New Kerr County History Book Available!

Sunday, November 15, 2020

Wow. H-E-B and the H. E. Butt Foundation made a huge donation for our community.

Kerrville's new H-E-B store under construction, June 2020.
The store includes a replica of the original 1905 grocery store Florence Butt opened here.
Click on any image to enlarge.

Last Tuesday, during grand opening ceremonies for Kerrville’s new H-E-B store, representatives from the H. E. Butt Grocery Company and the H. E. Butt Foundation presented two checks to the Friends of the Butt-Holdsworth Memorial Library; each check was for $500,000. These two gifts were for the creation of Heart of the Hills Heritage Center, a project designed to tell the story of our community in a museum setting.
According to a press release on the H-E-B corporate website, “H-E-B will make a $500,000 gift to the Friends of the Butt-Holdsworth Memorial Library, which the H.E. Butt Foundation will match. The $1 million gift will support the creation of The Heart of the Hills Heritage Center, a sustainable history and heritage museum that will interpret the rich history of Kerrville and the surrounding area.
“When we learned that H-E-B was celebrating the new store grand opening with a generous gift to the Hills Heritage Center on the Campus of the Butt-Holdsworth Memorial Library, the H. E. Butt Foundation Board of Directors voted to match the company’s generosity to this project,” David Rogers, President of the H.E. Butt Foundation. “A gift of this nature seemed like an appropriate way for us to support the Butt family history and legacy in Kerrville.”
Gentle Reader, consider me thrilled. 
J. J. Starkey (left) with
Charles Real
The idea of creating a history museum for our community has been around since the late 1920s, when a group of middle school students, as part of Mrs. Kate Franklin’s Texas history class, collected local historical items, interviewed families of the early settlers of our community, and wrote a 52-page history of Kerr County.
The items they collected were later displayed in the “Kate Franklin Museum” in 1936. The museum created by the students was placed in the Franklin Junior High School, which was part of the school campus in the Tivy and Barnett streets area, and remained on display there for many years. When the rooms occupied by their museum were needed for instruction, the school is said to have returned many of the items to the families which donated them.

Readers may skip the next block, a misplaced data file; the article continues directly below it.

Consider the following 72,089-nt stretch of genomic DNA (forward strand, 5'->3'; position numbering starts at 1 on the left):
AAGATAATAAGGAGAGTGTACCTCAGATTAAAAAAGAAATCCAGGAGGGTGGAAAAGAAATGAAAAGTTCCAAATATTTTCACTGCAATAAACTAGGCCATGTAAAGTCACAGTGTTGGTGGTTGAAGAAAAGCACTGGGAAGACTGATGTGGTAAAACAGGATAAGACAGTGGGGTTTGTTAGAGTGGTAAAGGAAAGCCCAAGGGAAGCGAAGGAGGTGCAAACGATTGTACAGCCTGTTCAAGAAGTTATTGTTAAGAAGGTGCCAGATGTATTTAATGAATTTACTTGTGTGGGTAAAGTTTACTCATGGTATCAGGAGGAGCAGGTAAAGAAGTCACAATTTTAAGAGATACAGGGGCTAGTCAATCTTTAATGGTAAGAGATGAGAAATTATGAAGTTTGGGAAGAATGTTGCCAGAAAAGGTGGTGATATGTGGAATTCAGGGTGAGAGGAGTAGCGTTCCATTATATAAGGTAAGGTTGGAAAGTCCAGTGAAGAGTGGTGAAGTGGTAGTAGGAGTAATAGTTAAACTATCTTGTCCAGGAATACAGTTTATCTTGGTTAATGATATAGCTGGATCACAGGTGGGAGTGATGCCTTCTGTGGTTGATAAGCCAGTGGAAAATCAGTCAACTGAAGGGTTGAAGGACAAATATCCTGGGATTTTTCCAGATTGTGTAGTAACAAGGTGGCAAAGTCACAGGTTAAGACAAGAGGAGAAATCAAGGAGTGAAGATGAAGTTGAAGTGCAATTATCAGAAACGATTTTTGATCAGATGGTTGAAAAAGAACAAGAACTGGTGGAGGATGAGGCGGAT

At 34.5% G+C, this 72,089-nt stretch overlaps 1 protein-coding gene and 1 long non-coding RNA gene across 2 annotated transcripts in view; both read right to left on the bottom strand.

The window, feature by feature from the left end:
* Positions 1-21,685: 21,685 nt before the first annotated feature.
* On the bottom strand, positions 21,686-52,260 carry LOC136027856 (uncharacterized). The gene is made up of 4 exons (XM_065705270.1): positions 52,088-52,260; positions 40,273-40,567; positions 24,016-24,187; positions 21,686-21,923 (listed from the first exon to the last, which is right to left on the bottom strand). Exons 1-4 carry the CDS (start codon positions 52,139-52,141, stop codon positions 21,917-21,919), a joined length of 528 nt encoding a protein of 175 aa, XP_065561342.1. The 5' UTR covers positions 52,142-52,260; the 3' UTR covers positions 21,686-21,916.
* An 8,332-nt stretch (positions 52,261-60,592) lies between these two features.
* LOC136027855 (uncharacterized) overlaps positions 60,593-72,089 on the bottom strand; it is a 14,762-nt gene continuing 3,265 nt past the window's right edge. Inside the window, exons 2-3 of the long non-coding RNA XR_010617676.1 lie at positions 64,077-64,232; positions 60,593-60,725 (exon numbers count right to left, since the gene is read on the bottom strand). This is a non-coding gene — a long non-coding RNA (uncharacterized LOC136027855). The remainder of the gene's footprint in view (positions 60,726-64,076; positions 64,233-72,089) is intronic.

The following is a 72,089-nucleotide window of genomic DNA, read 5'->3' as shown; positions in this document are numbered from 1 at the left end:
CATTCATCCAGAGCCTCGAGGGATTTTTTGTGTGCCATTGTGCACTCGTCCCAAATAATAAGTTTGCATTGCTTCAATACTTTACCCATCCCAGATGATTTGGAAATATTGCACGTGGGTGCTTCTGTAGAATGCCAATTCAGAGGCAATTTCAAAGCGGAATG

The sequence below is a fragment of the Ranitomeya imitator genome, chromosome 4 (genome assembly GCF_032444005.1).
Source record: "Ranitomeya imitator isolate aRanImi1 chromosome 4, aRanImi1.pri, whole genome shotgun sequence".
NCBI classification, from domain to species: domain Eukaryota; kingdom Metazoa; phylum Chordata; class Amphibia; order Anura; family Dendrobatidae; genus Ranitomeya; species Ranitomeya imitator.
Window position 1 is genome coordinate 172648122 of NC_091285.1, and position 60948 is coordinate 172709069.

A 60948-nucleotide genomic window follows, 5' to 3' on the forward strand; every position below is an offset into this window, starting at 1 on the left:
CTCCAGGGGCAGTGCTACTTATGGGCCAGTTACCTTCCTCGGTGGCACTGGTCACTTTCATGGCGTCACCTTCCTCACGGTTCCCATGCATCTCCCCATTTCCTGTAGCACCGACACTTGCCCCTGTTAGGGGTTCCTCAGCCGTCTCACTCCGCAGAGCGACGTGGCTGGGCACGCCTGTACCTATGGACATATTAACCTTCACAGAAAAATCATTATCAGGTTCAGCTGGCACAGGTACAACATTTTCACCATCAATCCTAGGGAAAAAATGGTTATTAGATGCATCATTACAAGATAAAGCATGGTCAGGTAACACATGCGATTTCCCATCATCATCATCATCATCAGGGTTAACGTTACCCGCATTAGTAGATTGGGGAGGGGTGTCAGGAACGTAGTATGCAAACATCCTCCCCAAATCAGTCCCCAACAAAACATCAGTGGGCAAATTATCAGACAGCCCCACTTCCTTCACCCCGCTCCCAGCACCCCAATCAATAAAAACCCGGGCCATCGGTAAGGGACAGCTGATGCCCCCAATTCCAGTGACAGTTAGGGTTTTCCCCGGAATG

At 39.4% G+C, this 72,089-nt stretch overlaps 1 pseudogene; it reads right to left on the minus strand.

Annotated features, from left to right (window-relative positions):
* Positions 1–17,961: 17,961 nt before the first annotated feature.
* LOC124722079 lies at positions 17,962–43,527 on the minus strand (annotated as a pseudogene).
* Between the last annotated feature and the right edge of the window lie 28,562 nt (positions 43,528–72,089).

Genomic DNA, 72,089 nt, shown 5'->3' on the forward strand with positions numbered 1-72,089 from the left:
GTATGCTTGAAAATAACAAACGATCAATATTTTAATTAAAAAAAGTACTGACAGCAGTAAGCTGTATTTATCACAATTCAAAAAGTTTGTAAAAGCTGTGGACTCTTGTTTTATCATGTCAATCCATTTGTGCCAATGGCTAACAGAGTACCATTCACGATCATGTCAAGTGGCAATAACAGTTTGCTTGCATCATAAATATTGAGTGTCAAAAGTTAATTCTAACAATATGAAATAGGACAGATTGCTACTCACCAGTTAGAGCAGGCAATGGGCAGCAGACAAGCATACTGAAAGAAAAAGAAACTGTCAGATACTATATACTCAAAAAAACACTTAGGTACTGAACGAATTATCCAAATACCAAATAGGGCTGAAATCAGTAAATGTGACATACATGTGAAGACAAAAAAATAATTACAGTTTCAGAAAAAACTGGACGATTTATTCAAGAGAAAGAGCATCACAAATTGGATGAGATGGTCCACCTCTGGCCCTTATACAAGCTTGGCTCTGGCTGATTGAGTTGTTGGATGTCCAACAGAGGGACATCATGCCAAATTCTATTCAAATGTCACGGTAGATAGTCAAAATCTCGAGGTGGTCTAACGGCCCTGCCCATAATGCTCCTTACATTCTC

The students were not alone in dreaming of a local history museum.
Clarabelle Snodgrass

J. J. Starkey, who was editor and publisher of this newspaper, also pushed for the creation of a Kerr County Museum, and organized a collection of local historical items to display. In looking through old issues of the Kerrville Times I find many pleas by Mr. Starkey for items for the proposed museum, in articles published from the early 1930s through the early 1940s.
Mr. Starkey's father had been Kerr County's "Chief Justice," or county judge, during the Civil War; J. J. Starkey was born here in 1870. I'd consider both men Kerr County pioneers.
In many newspaper issues he noted what had been donated to the "museum collection" and by whom. In December 1935 he reported a place had been found for the collection in the home of Bert C. Parsons. "Mr. and Mrs. Parsons are on the premises practically all of the time," Starkey wrote, "and articles brought in will be as well safe-guarded as in any museum."
The Parsons lived in a house near where the Founders Tree stands today, next to our print shop.
Dodo Parker
Photo by Ridge Floyd
In the mid-1970s, Josephine “Dodo” Schreiner Parker led the creation of the Hill Country Preservation Society, a museum housed in the home of her great-grandfather, Charles Schreiner. She and hundreds of volunteers worked hard on their museum, and it served our community as a viable history center for over three decades. In 2009, the building was donated to Schreiner University, which later sold or donated most of the historical items in the collection in a jumble sale at the old Union Church. The building is currently owned by the Cailloux Foundation, which operates it as a ‘historic house museum’ and event center.
Others who have dreamt of having a local history museum were Clarabelle Snodgrass and Michael Bowlin; both now gone from us. They were dedicated local historians who carefully preserved important stories of our community’s past.
The Heart of the Hills Heritage Center is led by a group of volunteers interested in our region’s history. Its chairman, Dr. William Rector, has worked very hard to guide the board toward building a sustainable museum. It is a 501(c)3 charitable organization.
A. C. and Myrta Schreiner
home, Kerrville

The Center will tell more than just the stories of the early settlers here – exhibits are planned on the geology of our area, of the fossil record which can be found here, of the Native American groups which preceded those first Kerr County ‘settlers’ by more than ten thousand years.
And now, thanks to the generosity of H-E-B and the H. E. Butt Foundation, this long-held dream of a local history museum may actually come to pass. I’m very grateful for their generosity.
Until next week, all the best.

Joe Herring Jr. is a Kerrville native who learned this week that Greg Nichols, the general manager of our local H-E-B stores, can really keep a secret. I had no inkling of the announcement of such a wonderful donation.

This newsletter is free, but not inexpensive to produce.  You can help by forwarding it to folks who might find it interesting.  And it's holiday time -- my Kerr County coffee-table books make wonderful gifts.

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